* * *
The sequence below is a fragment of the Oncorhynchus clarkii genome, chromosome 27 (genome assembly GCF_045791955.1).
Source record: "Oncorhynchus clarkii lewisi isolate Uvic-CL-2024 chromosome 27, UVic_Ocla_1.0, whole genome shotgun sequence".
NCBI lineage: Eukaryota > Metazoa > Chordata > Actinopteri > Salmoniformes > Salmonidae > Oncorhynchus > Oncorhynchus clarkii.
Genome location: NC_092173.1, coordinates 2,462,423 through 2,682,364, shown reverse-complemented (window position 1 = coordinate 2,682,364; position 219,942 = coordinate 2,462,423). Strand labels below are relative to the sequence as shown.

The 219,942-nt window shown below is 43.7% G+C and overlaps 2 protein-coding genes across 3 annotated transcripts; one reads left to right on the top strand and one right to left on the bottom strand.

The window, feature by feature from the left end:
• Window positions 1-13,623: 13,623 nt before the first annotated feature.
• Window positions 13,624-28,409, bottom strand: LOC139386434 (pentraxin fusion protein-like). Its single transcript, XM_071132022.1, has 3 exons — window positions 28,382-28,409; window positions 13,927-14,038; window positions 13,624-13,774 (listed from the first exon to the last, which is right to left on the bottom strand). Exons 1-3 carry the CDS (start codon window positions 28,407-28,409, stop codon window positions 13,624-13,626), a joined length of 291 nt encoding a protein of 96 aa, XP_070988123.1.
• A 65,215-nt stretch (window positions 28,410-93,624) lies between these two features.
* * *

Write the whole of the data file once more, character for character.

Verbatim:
The sequence below is a fragment of the Oncorhynchus clarkii genome, chromosome 27 (genome assembly GCF_045791955.1).
Source record: "Oncorhynchus clarkii lewisi isolate Uvic-CL-2024 chromosome 27, UVic_Ocla_1.0, whole genome shotgun sequence".
NCBI lineage: Eukaryota > Metazoa > Chordata > Actinopteri > Salmoniformes > Salmonidae > Oncorhynchus > Oncorhynchus clarkii.
Genome location: NC_092173.1, coordinates 2,462,423 through 2,682,364, shown reverse-complemented (window position 1 = coordinate 2,682,364; position 219,942 = coordinate 2,462,423). Strand labels below are relative to the sequence as shown.

The 219,942-nt window shown below is 43.7% G+C and overlaps 2 protein-coding genes across 3 annotated transcripts; one reads left to right on the top strand and one right to left on the bottom strand.

The window, feature by feature from the left end:
• Window positions 1-13,623: 13,623 nt before the first annotated feature.
• Window positions 13,624-28,409, bottom strand: LOC139386434 (pentraxin fusion protein-like). Its single transcript, XM_071132022.1, has 3 exons — window positions 28,382-28,409; window positions 13,927-14,038; window positions 13,624-13,774 (listed from the first exon to the last, which is right to left on the bottom strand). Exons 1-3 carry the CDS (start codon window positions 28,407-28,409, stop codon window positions 13,624-13,626), a joined length of 291 nt encoding a protein of 96 aa, XP_070988123.1.
• A 65,215-nt stretch (window positions 28,410-93,624) lies between these two features.